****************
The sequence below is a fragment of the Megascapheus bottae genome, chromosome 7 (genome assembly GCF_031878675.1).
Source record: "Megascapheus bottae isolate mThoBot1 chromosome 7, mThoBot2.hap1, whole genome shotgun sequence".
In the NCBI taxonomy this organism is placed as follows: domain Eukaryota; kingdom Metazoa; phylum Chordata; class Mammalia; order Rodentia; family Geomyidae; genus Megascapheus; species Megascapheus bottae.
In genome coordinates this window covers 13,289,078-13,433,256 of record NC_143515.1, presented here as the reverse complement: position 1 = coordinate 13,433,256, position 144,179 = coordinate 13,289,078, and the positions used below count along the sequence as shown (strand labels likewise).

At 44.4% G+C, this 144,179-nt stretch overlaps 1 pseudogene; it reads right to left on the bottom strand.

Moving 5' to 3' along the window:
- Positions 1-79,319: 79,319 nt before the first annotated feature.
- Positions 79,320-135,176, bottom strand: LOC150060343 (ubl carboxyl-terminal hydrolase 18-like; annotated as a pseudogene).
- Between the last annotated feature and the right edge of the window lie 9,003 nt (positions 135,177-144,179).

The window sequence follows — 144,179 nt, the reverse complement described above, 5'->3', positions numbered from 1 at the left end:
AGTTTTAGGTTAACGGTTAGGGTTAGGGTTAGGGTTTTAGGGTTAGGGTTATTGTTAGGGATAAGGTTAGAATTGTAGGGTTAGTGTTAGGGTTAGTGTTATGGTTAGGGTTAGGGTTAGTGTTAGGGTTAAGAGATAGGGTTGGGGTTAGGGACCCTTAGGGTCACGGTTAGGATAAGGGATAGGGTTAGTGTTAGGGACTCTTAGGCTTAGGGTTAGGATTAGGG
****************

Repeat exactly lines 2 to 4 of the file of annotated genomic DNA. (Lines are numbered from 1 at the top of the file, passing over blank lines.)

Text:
Source record: "Megascapheus bottae isolate mThoBot1 chromosome 7, mThoBot2.hap1, whole genome shotgun sequence".
In the NCBI taxonomy this organism is placed as follows: domain Eukaryota; kingdom Metazoa; phylum Chordata; class Mammalia; order Rodentia; family Geomyidae; genus Megascapheus; species Megascapheus bottae.
In genome coordinates this window covers 13,289,078-13,433,256 of record NC_143515.1, presented here as the reverse complement: position 1 = coordinate 13,433,256, position 144,179 = coordinate 13,289,078, and the positions used below count along the sequence as shown (strand labels likewise).